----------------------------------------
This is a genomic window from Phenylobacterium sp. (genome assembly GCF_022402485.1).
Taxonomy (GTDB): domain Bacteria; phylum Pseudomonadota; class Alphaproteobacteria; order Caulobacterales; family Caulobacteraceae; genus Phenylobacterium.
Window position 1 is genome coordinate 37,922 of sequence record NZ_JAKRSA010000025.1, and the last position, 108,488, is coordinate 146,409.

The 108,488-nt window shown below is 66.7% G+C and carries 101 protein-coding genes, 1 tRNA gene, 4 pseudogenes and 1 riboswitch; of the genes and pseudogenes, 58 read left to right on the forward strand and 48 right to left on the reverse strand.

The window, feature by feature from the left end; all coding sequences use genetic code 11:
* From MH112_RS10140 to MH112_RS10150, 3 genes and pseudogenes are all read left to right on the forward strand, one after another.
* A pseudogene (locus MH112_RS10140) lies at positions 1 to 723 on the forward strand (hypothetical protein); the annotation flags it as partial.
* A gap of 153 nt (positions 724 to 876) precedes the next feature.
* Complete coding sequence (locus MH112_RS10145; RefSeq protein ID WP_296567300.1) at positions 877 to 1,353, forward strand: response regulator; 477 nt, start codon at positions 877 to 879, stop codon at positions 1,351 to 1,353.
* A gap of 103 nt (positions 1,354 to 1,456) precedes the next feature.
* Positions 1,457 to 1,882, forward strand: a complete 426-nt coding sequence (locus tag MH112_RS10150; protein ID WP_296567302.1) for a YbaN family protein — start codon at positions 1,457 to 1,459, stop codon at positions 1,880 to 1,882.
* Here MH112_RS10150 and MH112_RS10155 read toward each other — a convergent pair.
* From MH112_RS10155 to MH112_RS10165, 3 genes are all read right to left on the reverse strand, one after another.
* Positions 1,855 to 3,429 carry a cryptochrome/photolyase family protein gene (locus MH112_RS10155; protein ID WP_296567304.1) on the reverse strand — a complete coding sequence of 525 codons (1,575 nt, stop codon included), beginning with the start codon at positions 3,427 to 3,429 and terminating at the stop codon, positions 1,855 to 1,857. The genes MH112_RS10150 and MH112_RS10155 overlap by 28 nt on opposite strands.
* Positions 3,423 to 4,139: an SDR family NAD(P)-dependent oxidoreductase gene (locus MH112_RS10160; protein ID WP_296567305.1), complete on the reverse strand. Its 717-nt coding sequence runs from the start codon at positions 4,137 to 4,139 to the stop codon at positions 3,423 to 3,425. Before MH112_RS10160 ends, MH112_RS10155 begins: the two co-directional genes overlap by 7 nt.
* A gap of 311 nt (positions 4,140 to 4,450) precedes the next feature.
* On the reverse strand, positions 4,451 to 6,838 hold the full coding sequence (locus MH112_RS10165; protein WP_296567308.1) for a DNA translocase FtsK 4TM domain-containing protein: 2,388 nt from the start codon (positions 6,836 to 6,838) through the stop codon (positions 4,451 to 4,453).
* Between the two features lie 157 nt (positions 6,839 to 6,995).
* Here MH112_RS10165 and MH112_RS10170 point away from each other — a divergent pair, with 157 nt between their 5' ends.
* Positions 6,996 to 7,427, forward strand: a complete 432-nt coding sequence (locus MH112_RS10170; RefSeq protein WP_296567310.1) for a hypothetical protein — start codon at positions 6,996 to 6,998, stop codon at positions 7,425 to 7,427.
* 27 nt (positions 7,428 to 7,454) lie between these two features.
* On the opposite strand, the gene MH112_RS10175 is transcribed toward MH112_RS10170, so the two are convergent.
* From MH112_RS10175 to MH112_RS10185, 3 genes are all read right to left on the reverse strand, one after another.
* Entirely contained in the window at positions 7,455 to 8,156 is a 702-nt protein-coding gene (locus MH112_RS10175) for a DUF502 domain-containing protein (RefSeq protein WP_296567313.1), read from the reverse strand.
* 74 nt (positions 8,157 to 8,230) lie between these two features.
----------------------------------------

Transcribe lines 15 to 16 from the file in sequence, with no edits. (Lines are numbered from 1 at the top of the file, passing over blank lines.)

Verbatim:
* Positions 3,423 to 4,139: an SDR family NAD(P)-dependent oxidoreductase gene (locus MH112_RS10160; protein ID WP_296567305.1), complete on the reverse strand. Its 717-nt coding sequence runs from the start codon at positions 4,137 to 4,139 to the stop codon at positions 3,423 to 3,425. Before MH112_RS10160 ends, MH112_RS10155 begins: the two co-directional genes overlap by 7 nt.
* A gap of 311 nt (positions 4,140 to 4,450) precedes the next feature.